If shooting at f/22, is a fast 1.8 lens still considered fast?

Started Apr 17, 2011 | Discussions thread
SteveL54
Senior MemberPosts: 2,609
Like?
Re: And Wikipedia is wrong in this regard
In reply to edwardaneal, Apr 22, 2011

There's no argument that several of Canon's AF sensors have elements designed to take advantage of an f/2.8 lens. All the references you site are either Canon based or influenced by Canon's literature. So they naturally state the advantage in AF operation of f/2.8 lenses over f/5.6 lenses.

But the context here is Nikon AF performance. Have you found Nikon sources claiming improved low light AF performance with bright lenses?

Nikon designs their CAM 3500 AF sensor to work at f/5.6.

http://imaging.nikon.com/lineup/microsite/d-technology/autofocus/02sensor/index.htm

"If all 15 cross-type sensors were able to demonstrate their full performance with any NIKKOR lens without exception, the camera would easily capture a subject,...

...indeed, that’s what we accomplished: All 15 cross-type sensors retain the same outstanding level of performance with any NIKKOR lens as fast as f/5.6** "

The entrance pupil of an AF system has to be specifically designed to accept light from a very limited region of the main lens. This can be f/5.6, f/2.8 or any aperture. The problem with AF modules that are designed to use f/2.8 require f/2.8 lenses to even work. Canon gets around that by intermixing or staging AF sensors with differing f-stop compatibilities.

Did you study the PDAF diagram in that Wikipedia article that you referenced? It's from a Nikon Patent. The figure and the patent identify the pair of apertures (73 and 74) within the AF unit that restricts where it takes light in from the camera's main lens. A pair of images from opposing sides of the main lens are compared to determine the defocus amount.

The main camera lens's exit pupil is the large disk labled 30. The limited regions that the AF system views through that lens from this exit pupil are represented by disks 31 and 32. Increasing the exit pupil of the main lens (by mounting a brighter lens on the camera) will not increase the light collected through regions 31 and 32.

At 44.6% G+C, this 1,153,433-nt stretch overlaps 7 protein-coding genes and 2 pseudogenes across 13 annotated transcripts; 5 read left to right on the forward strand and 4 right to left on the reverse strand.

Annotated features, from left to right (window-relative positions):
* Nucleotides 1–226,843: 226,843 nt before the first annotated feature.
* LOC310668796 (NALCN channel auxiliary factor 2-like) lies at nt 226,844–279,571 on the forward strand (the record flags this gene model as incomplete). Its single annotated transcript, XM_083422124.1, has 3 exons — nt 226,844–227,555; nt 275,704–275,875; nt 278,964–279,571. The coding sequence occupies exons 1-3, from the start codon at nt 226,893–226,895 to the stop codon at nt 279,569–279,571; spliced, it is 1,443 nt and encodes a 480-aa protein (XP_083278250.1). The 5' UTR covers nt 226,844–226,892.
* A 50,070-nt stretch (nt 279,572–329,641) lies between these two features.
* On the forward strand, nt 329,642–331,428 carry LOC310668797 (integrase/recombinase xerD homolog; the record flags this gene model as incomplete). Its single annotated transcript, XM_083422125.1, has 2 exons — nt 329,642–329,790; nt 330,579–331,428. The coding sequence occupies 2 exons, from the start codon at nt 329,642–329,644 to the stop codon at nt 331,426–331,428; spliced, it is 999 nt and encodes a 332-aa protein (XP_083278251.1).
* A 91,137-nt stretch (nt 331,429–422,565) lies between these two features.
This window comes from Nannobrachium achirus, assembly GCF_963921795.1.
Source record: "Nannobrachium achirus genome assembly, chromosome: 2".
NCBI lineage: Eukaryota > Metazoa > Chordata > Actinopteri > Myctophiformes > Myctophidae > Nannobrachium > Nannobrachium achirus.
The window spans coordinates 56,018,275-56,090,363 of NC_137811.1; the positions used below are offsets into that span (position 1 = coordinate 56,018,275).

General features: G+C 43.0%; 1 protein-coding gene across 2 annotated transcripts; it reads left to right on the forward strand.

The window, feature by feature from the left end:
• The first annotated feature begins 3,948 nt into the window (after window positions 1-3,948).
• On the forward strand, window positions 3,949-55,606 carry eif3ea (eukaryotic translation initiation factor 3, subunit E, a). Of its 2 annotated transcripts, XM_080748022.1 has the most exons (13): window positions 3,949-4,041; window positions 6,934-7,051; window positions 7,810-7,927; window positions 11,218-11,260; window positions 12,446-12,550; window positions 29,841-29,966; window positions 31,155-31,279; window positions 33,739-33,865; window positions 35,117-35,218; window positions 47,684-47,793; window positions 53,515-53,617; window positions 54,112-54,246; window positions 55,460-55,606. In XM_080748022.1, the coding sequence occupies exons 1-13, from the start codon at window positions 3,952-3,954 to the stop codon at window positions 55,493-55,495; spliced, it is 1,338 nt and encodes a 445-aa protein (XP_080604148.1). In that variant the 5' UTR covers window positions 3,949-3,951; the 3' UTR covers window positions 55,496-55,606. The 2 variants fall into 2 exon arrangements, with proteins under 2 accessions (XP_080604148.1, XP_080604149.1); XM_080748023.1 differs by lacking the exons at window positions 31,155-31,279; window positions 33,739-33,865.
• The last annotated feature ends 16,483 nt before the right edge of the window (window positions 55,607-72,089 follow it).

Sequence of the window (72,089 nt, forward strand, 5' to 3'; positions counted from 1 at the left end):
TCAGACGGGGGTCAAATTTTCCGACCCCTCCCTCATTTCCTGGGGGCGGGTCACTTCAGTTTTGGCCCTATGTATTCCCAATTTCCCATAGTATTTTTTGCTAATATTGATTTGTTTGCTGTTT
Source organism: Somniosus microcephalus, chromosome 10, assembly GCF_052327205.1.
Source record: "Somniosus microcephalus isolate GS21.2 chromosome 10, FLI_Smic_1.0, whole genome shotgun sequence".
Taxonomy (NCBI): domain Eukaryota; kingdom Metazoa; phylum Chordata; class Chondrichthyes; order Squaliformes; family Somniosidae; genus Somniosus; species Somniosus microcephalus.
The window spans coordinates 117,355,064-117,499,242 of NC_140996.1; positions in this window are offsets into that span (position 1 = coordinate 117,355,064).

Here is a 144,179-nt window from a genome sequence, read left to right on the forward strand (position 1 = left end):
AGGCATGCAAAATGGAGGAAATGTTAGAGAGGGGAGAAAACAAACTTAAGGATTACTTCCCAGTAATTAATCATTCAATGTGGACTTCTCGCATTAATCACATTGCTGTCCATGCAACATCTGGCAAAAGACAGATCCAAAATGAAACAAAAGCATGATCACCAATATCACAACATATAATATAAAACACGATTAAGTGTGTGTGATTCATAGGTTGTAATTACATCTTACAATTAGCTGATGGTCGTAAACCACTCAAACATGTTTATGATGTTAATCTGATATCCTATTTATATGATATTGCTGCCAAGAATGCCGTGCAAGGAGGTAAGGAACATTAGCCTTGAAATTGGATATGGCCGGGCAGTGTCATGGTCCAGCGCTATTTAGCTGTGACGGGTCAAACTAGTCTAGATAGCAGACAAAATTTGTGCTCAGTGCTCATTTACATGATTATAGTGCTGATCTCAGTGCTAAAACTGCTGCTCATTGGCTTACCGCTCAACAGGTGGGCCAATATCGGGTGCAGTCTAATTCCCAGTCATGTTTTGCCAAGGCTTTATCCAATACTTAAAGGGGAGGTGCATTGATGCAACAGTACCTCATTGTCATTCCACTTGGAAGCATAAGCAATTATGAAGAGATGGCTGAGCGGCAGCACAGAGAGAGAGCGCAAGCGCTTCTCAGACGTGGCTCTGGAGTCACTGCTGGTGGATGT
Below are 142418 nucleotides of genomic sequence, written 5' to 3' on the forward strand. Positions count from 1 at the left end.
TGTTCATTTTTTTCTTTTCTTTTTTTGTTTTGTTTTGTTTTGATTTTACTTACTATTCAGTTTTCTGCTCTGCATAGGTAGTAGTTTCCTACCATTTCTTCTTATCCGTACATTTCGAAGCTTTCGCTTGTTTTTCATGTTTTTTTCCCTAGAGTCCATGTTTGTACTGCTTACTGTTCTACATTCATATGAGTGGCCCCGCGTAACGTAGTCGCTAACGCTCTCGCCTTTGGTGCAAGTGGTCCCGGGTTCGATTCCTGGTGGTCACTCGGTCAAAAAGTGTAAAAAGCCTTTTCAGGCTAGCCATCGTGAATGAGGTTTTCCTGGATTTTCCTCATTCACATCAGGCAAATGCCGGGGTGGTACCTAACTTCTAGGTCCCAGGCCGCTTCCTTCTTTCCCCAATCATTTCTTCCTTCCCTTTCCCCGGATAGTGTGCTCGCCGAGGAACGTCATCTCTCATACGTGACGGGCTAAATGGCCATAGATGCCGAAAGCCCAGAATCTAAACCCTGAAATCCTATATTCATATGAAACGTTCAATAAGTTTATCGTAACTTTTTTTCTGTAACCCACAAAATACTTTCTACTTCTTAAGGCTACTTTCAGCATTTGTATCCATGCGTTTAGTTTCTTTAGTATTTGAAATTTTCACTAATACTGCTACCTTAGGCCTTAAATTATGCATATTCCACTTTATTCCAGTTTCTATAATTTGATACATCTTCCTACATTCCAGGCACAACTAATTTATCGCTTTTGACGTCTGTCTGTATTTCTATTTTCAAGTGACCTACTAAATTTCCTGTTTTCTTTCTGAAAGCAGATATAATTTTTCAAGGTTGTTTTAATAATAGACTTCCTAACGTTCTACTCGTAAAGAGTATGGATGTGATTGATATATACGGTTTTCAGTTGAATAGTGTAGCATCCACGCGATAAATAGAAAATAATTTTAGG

Canon and Nikon have taken different appoaches. Each has its advantages and drawbacks.

The tests Marianne and I have done back up that Nikon's AF central sensor is designed to work at f/5.6. Could there be a little bleed-over into the AF system's entrance pupil from areas outside the f/5.6 region of an f/4 lens? Maybe, but there's not going to be any dramatic difference with an f/2.8 lens.

I've used f/5.6 and f/2.8 lenses in darkened environments on my D70 and D300. I have not noticed an increased tendency of the f/5.6 lenses to hunt over the f/2.8 lenses.

edwardaneal wrote:

exactly how I feel - more light = more contrast - but you refuse to hear it

More contrast? Brighter lenses operating at full aperture actually have reduced contrast due to the increased aberrations. They are just brighter.

They appear brighter to the main sensor which is designed to accept light from a wide angle. The AF modules are designed to accept light from a fairly restricted angle, hence most of that light doesn't get into the AF detectors.

Steve

Reply   Reply with quote   Complain
Post (hide subjects)Posted by
f16New
Keyboard shortcuts:
FForum PPrevious NNext WNext unread UUpvote SSubscribe RReply QQuote BBookmark post MMy threads
Color scheme? Blue / Yellow